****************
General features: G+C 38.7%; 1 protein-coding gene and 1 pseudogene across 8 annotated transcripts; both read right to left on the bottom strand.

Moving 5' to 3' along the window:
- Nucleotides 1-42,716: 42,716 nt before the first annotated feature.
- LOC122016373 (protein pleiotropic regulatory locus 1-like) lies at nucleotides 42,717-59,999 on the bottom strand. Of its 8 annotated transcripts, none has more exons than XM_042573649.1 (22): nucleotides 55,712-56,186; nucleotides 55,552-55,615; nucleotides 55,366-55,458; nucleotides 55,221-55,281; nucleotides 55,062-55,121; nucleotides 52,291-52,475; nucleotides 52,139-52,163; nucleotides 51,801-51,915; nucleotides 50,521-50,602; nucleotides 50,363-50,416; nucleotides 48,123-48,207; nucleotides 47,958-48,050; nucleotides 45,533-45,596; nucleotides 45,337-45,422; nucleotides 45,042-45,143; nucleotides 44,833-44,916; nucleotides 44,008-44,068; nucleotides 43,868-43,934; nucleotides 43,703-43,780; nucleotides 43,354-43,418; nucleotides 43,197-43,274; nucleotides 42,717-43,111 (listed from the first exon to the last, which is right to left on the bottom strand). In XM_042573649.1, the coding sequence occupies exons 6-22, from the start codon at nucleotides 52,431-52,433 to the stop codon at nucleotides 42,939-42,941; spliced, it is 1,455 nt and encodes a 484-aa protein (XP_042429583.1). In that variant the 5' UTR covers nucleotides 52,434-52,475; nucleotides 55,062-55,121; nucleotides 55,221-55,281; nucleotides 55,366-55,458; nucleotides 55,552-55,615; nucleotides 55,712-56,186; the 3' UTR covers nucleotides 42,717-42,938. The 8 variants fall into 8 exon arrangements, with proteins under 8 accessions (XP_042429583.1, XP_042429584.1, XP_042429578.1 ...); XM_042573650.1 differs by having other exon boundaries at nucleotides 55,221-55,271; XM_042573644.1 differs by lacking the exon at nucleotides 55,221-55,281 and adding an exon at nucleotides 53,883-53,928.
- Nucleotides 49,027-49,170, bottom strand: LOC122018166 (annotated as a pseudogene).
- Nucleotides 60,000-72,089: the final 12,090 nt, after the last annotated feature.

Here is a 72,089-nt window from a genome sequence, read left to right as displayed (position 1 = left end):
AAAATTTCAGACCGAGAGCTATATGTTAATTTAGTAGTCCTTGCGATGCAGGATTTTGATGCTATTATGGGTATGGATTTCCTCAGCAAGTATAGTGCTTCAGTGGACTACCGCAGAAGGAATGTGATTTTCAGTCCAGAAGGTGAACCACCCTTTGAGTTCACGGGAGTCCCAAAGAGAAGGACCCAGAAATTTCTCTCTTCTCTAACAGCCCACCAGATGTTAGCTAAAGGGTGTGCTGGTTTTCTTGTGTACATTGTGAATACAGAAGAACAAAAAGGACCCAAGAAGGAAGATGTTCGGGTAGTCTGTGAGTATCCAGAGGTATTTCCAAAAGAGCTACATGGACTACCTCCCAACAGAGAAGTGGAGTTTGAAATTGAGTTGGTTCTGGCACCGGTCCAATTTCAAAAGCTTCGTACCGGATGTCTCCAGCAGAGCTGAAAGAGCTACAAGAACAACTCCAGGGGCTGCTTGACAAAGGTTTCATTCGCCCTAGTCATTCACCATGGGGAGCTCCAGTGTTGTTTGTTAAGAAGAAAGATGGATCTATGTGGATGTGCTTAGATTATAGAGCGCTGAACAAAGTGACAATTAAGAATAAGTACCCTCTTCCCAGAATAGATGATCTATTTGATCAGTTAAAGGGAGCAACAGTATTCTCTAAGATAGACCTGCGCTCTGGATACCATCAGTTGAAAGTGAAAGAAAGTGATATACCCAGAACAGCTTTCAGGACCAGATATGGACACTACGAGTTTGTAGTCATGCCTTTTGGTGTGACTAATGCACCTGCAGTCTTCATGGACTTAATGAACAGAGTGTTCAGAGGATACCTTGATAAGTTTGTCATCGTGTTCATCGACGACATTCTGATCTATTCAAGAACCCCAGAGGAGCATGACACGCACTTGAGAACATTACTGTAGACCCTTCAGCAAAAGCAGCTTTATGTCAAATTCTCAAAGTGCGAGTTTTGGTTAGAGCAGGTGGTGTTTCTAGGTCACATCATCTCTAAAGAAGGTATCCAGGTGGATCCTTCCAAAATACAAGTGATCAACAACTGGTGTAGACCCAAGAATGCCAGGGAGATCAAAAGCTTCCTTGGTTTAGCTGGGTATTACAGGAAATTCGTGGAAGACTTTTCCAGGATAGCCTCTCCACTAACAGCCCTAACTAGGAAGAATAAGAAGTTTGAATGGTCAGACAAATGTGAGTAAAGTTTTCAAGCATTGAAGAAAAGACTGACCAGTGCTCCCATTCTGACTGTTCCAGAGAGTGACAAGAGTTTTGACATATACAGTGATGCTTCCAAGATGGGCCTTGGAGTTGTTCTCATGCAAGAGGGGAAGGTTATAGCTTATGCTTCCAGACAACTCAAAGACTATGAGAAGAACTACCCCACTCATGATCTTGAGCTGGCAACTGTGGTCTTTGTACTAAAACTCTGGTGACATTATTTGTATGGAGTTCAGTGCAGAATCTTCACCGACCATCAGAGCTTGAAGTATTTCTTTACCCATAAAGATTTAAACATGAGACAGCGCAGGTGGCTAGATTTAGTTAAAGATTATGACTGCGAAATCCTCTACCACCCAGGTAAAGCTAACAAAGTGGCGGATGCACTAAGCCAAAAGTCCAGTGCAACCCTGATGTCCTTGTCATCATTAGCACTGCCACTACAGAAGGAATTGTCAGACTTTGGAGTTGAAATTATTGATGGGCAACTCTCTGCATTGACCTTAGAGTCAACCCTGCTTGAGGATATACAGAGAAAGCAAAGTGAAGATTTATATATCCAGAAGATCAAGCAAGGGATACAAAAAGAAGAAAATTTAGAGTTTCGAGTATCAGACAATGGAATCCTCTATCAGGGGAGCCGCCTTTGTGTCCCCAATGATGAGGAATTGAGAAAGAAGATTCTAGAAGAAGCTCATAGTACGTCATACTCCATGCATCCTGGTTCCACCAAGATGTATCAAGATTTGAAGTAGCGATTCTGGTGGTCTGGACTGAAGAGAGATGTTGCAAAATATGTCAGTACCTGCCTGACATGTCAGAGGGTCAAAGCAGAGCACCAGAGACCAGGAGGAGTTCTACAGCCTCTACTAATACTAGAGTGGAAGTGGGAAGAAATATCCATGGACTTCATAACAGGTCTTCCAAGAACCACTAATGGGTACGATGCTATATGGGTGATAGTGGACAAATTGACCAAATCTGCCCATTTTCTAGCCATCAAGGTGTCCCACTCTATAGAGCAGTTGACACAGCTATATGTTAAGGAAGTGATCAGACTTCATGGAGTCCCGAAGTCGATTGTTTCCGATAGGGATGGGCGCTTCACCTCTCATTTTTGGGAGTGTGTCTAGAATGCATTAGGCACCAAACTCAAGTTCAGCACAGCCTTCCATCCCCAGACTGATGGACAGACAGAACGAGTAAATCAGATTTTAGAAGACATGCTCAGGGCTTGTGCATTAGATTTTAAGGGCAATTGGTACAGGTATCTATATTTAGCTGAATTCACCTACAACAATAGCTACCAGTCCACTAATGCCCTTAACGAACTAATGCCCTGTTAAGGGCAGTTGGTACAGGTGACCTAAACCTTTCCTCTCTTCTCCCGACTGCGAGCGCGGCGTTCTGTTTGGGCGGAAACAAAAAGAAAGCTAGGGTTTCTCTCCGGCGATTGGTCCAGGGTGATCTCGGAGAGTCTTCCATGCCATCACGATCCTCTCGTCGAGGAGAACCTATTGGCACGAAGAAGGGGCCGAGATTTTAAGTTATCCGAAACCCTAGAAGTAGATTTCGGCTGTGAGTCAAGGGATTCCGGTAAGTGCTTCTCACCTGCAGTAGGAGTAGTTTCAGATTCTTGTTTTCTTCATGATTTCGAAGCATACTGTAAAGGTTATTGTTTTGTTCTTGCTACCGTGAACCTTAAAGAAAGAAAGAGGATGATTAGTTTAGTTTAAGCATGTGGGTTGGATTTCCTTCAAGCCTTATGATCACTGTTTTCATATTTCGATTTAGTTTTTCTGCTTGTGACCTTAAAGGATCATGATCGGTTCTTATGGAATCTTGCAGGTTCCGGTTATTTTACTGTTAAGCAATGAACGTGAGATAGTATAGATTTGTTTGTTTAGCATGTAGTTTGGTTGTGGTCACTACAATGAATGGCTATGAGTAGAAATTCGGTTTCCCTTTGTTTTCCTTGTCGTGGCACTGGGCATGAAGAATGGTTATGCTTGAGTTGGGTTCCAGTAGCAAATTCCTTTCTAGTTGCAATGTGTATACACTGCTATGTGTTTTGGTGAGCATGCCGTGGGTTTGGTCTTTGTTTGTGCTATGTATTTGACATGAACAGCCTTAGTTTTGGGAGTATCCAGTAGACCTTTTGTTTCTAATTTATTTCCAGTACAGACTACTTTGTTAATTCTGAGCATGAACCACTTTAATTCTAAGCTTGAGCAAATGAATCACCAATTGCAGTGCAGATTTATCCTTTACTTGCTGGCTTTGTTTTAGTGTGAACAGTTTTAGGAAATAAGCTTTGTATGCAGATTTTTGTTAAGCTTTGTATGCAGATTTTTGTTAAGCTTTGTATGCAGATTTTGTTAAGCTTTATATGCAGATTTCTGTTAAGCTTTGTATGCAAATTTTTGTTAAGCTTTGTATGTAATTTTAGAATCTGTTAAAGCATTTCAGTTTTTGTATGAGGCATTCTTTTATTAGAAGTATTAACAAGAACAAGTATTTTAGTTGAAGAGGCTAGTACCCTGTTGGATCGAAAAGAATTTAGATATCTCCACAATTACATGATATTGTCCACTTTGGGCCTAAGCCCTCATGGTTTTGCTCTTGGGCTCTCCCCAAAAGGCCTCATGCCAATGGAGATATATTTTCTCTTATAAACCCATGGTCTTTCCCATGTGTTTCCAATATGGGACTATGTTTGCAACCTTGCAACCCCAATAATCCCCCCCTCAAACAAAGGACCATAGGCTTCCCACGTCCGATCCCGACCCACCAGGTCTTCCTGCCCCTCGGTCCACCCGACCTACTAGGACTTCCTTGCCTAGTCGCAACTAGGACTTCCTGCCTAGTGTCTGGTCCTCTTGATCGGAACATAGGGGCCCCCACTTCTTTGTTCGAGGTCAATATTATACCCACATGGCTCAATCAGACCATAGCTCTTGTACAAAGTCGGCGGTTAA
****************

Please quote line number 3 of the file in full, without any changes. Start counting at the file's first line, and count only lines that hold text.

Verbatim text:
- Nucleotides 1-42,716: 42,716 nt before the first annotated feature.